Good start for economic council
A year ago Eagle County Commissioner Arn Menconi asked me to consider heading up an economic development effort for the county.
He believed that one of the best ways to help shape a prosperous future for our county would be to bring together the public and private sectors, to help them better understand common issues, communicate more effectively, and start to proactively envision a future that balanced economic vitality, social well being, and environmental stewardship.
The terms of his offer: No salary. No funding. No staff. No awareness.
As a lifelong entrepreneur, that sounded like a reasonable challenge.
We gave the effort a name, the Vail Valley Economic Council. A lot of discussion surrounded the use of the “Vail” name even though this would be a broad-based Eagle County effort. It was ultimately decided that any external future public relations or marketing efforts would be well served by the high brand visibility of Vail name.
Studying other community economic development organizations across the country and combined with my experience in working on “eco-devo” projects on the Front Range, I worked through a half-dozen iterations of a business plan, assembled a PowerPoint presentation and, with Arn Menconi, presented to a variety of groups and individuals.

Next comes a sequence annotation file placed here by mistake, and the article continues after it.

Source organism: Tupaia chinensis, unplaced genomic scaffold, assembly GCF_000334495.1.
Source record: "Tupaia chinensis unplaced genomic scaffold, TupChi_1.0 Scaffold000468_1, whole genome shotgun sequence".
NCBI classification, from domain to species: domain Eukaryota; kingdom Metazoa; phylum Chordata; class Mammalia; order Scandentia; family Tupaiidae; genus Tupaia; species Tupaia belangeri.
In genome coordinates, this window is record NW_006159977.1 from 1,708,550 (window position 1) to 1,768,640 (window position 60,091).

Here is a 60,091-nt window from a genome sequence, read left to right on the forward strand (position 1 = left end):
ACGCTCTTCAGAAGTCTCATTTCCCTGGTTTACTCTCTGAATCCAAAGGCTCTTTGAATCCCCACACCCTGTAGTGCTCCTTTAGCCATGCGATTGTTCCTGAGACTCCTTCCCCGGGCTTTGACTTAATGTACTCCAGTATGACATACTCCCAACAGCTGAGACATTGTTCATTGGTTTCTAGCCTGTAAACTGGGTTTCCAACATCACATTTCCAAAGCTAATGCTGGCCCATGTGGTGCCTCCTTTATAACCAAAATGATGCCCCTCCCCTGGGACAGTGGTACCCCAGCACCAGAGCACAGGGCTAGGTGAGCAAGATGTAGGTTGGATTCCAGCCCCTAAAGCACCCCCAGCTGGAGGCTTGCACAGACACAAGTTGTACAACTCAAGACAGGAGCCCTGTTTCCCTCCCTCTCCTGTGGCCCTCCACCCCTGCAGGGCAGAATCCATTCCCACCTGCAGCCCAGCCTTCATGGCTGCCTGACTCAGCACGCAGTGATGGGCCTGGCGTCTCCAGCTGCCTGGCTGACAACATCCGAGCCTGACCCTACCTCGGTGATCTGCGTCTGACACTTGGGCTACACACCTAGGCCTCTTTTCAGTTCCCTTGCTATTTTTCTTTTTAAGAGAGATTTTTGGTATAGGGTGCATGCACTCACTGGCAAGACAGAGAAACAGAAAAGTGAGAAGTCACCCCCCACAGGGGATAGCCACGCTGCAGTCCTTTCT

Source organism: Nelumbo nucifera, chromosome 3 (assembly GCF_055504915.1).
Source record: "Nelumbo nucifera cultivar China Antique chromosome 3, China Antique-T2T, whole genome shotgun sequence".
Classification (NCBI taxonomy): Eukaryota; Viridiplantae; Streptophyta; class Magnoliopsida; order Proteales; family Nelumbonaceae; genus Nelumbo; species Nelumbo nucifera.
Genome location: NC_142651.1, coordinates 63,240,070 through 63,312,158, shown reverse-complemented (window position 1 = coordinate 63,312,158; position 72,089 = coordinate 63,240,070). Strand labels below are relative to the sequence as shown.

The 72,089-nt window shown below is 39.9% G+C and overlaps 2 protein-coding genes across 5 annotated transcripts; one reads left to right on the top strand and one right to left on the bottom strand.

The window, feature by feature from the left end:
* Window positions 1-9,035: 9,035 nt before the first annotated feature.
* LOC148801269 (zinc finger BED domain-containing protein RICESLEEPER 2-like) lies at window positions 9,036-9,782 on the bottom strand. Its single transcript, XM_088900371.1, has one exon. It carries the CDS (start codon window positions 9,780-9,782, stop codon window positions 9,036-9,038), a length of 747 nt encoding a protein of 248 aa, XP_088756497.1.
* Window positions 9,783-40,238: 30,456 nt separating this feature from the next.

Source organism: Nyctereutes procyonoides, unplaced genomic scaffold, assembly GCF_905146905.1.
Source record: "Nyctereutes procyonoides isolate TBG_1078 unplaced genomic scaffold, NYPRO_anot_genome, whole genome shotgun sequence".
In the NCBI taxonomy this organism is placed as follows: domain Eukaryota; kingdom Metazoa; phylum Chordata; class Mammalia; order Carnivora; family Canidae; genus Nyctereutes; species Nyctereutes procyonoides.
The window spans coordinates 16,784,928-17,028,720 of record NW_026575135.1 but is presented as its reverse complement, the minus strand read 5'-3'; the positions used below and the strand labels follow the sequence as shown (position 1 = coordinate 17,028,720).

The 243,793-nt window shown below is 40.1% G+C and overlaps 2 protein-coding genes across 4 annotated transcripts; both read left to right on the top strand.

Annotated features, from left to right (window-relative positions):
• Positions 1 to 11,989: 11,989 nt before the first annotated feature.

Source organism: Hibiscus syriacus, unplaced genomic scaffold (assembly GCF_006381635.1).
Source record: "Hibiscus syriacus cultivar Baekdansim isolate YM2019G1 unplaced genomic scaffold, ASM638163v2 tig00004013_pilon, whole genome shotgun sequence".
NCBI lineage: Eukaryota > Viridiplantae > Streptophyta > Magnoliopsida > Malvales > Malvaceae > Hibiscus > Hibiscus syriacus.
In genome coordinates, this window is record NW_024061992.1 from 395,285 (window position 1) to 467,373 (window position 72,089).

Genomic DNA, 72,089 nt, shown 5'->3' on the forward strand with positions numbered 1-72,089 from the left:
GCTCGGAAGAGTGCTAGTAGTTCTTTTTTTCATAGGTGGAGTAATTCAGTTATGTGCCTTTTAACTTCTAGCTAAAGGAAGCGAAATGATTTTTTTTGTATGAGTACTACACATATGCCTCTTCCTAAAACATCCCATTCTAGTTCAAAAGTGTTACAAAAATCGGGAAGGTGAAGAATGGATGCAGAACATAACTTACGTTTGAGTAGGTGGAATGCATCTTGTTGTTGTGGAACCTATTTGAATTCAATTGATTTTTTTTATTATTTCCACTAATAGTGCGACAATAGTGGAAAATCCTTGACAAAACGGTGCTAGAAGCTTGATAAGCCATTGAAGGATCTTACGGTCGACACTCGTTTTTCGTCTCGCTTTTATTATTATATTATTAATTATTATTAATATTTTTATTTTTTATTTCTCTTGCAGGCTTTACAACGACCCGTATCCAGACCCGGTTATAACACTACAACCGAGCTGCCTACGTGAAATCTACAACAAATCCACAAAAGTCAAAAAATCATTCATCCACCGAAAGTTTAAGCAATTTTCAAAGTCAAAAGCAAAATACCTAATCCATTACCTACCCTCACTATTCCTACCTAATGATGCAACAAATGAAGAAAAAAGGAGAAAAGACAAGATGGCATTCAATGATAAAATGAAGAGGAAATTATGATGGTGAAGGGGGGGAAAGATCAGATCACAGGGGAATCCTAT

Instead of wasting a lot of time and money on organizational efforts, Frank Johnson and the executive board of the Vail Valley Chamber and Tourism Bureau allowed VVEC to be run as special program within their organization.
While a full scale economic development program could easily run $200,000-plus dollars a year, our first year start-up goal was much more modest.
With the help of funding partners that included Vail Resorts, Colorado Mountain News Media (the Vail Daily’s parent company), Vail Valley Jet Center, The Antlers at Vail, RA Nelson, and the town of Avon, about $20,000 was raised as start-up capital. This amount was matched by in-kind support by me and several other community members.
By mid-2003, our organizational efforts started to transition to more task oriented goals. Looking back over the past year I’m pleased with the progress that has been made in three areas: education, relationships and projects.
Improving community understanding of economic issues remains one of our top goals.
This fall I led the economic section of the “Shaping the Future of the Eagle Valley” advanced class at Colorado Mountain College. The class brought in local and state experts involved in various aspects of economic development. In a field trip to Denver we met with the top executives in economic development and toured the new redevelopment at Stapleton.
Additionally, I prepared a community economic briefing presentation that has been given to town councils, community service organizations and businesses throughout the county. (If your organization or company would like to view the 2004 economic briefing presentation, please send me an e-mail request.)
Finally, with the support of Don Rogers and the Vail Daily, this newspaper has provided a monthly opportunity to provide our community with new perspectives on economic development.
Building new relationships is perhaps one of the most important yet invisible components to a successful economic development effort. This past year VVEC has done a good job of getting on people’s radar.